And now for the shopping list. As always, double check your pantry, fridge and freezer to see if you already have any of the items listed below. This will reduce your spending and create less waste! And NEVER shop without a plan!

Please check your local grocery for its weekly specials. Also, many of the items can be purchased at Costco or Sam's Club at great prices!

1 lb. fresh spinach
6 shiitake mushrooms or a small package of regular mushrooms
3 bunches of Green onions
8-10 baking potatoes
2 Jalapenos
2 limes
Red onion
Iceberg or Bibb lettuce

Italian bread

Olive oil
Crushed red pepper
Sherry cooking wine
Canola oil
Cayenne pepper
Rice wine vinegar

Canned Goods/Ethnic Foods/Dry Goods
35 oz. can of Italian Peeled Tomatoes
Penne pasta
Hoisin sauce
Sesame oil
Soy sauce
Black beans
White corn
Taco seasoning
Small can of water chestnuts – chopped
Hot mustard
Garlic and chili paste

Seafood/Meat Case/Butcher
2-3 lb. boneless, pork roast
Tilapia – if doing fish tacos – ground beef if doing regular

Frozen Foods

6 oz. mozzarella block cheese or fresh mozzarella
2 pkgs. of flour tortillas – taco size
Shredded cheddar cheese
Sour cream



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Wonderful Carolyn Wonderland

Saturday, 15 October 2011 12:00 AM Written by
Carolyn Wonderland pours herself into a song with her lap steel. (Jim White photos)

For a change, BlueNotes took his own advice, and went out to see Carolyn Wonderland at the Thunderbird Cafe Thursday night. He -- and I -- were not disappointed. (Just for the record, this was not a blues show -- so diehards can stop reading now.) 

But it was a fine musical show. Carolyn sings with controlled abandon, plays guitar with similar intensity, works a liquid lap steel, and plays a mean trumpet. And she does it over a wide range of material -- including some blues, some countryish stuff, a little Tex-Mex, some gospel, and for an encore, some good old rock 'n' roll.

carolyn_300I hadn't seen her before, but I'd read some reviews, and some descriptions of her work comparing her to another passionate Texas singer, Janis Joplin. And yes, there are some similarities. Carolyn seems incapable of singing without a Janis-like passion, tossing her vocals and red hair into tangles of emotion.

But it's always unfair to compare artists. They are all unique, especially the good ones. Carolyn pairs her vocals and guitar into  seamless  cries of pleasure and pain.

She looks like she's emotionally exhausted after each song, then starts in again, completely fresh, as if invigorated by her just-completed musical experience. She and her music stand on their own, not needing a comparison with anyone. She's been doing this for about 25 years now, starting in her mid-teens, and she's no one but Carolyn Wonderland. And that's a good thing.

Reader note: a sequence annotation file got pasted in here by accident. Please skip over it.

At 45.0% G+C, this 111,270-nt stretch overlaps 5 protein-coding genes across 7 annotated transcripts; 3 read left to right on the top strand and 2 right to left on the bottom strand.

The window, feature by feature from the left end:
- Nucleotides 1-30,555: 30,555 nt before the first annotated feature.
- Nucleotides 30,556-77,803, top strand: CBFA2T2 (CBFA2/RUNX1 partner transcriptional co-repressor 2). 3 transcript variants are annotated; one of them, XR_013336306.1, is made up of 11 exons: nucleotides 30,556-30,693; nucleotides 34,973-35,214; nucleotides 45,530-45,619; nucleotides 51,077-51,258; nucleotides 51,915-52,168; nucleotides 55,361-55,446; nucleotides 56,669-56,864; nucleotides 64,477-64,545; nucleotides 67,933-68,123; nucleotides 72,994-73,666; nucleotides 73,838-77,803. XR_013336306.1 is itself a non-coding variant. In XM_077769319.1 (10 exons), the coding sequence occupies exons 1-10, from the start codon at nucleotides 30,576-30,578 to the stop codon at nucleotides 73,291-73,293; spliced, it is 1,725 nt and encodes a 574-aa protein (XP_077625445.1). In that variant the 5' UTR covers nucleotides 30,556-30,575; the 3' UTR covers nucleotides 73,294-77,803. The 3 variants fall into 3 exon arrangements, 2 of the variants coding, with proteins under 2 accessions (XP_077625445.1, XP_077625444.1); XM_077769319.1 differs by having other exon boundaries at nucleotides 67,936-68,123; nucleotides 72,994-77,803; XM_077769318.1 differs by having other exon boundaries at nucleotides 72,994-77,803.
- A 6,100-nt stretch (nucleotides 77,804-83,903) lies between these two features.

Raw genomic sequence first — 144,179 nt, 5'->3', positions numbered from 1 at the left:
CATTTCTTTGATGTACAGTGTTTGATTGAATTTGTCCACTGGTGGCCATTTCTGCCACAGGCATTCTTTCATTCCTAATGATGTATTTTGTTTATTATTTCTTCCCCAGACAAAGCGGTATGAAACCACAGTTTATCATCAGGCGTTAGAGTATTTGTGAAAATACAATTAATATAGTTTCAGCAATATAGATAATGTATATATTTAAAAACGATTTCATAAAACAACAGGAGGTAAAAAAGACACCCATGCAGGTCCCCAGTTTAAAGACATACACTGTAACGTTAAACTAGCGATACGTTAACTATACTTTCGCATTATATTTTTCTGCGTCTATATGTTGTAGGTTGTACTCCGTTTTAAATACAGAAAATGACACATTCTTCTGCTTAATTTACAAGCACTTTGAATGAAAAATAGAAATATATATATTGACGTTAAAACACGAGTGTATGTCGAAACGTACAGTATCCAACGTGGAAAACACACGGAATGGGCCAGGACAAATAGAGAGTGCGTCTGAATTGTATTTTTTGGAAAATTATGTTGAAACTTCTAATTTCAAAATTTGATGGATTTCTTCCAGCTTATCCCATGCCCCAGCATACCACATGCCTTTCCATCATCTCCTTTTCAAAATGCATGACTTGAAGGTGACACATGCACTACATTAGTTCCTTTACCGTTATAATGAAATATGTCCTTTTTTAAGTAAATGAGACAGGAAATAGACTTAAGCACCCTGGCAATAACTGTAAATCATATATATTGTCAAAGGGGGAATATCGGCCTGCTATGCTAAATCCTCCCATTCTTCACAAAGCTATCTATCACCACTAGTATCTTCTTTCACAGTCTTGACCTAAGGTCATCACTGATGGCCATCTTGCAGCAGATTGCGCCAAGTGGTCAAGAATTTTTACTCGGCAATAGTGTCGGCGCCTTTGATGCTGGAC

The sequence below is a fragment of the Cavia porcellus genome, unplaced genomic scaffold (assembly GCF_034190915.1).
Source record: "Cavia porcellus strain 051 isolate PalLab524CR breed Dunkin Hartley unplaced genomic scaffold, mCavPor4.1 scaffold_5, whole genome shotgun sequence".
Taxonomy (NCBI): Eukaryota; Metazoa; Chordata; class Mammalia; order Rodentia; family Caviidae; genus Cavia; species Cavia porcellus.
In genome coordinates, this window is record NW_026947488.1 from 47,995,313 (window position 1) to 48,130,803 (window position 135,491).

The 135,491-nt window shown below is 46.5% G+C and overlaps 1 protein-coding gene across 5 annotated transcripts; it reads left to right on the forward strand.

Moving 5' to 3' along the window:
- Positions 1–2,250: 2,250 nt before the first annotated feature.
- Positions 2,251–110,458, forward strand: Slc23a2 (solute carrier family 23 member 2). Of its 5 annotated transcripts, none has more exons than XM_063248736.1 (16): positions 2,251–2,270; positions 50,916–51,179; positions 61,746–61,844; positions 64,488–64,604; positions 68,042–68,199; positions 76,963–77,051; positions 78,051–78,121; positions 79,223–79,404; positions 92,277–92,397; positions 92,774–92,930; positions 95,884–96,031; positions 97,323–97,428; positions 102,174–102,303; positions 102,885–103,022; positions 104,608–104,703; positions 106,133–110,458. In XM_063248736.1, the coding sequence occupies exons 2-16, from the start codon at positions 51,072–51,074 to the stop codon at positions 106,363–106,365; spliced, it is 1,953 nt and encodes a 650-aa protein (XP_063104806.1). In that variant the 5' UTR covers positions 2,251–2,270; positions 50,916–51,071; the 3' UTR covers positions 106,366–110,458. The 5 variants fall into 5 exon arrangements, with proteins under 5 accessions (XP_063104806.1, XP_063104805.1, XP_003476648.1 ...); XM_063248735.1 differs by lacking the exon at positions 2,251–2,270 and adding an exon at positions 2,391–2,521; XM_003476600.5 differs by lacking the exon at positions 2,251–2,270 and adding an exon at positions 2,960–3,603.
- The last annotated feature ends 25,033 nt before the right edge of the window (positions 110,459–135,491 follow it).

As usual, when I'm enjoying a show, I don't always take good notes (the "Notes" part of BlueNotes is just a name, after all). She did some tunes from her latest CD, "Peace Meal," including "What Good Can Drinkin' Do" (a Janis Joplin original), "Victory of Flying," "Shine On," Bob Dylan's "Meet Me in the Morning" and a wicked lap steel version of a classic blues, "Dust My Broom."

There was also a fine original called "Misunderstood," from an earlier album, "Miss Understood." There was much more, but you had to be there. And you should have been. The T-Bird was full, but not overflowing, and it's a shame. Carolyn, who seemed to have at least a good a time as the audience, made fine music -- the kind that lifts the spirits and roills everyone into the night with a good feeling.

She has two very good musicians backing her -- Rod Hooper on drums and Cole El-Saleh on keyboards -- although I suspect she would do just fine all by her lonesome.

This how her music felt....

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'Hot Rod Lincoln' - The Evolution

Friday, 14 October 2011 06:49 PM Written by

Thanks to Bluzer for kicking this off. Let me continue. Commander Cody and his Lost Planet Airmen had the biggest hit with "Hot Rod Lincoln"  in 1972, but they didnt write it.  Charlie Ryan did that. There was a "Hot Rod Lincoln" site up with a good history but it doesn't seem to be active at the moment.  Suffice it to say Ryan moved to Idaho and wrote the song in response to the Arkie Shibley hit "Hot Rod Race."

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Just 5 weeks to Broadway ShowPlane, Nov. 16-20

Friday, 14 October 2011 02:41 PM Written by

Four musicals and a clutch of stars (Bernadette Peters, Harry Connick Jr., Sutton Foster, Joel Gray and more) headline the PG's Fall Broadway ShowPlane, Nov. 16-20.

That's just five weeks ahead, but there's plenty of time to make your plans. For a full description, just click this link. Or you can click on the PG Theater Trips plaque on the left of the Theater page -- which is probably the page where you found the link to this Theater Blog.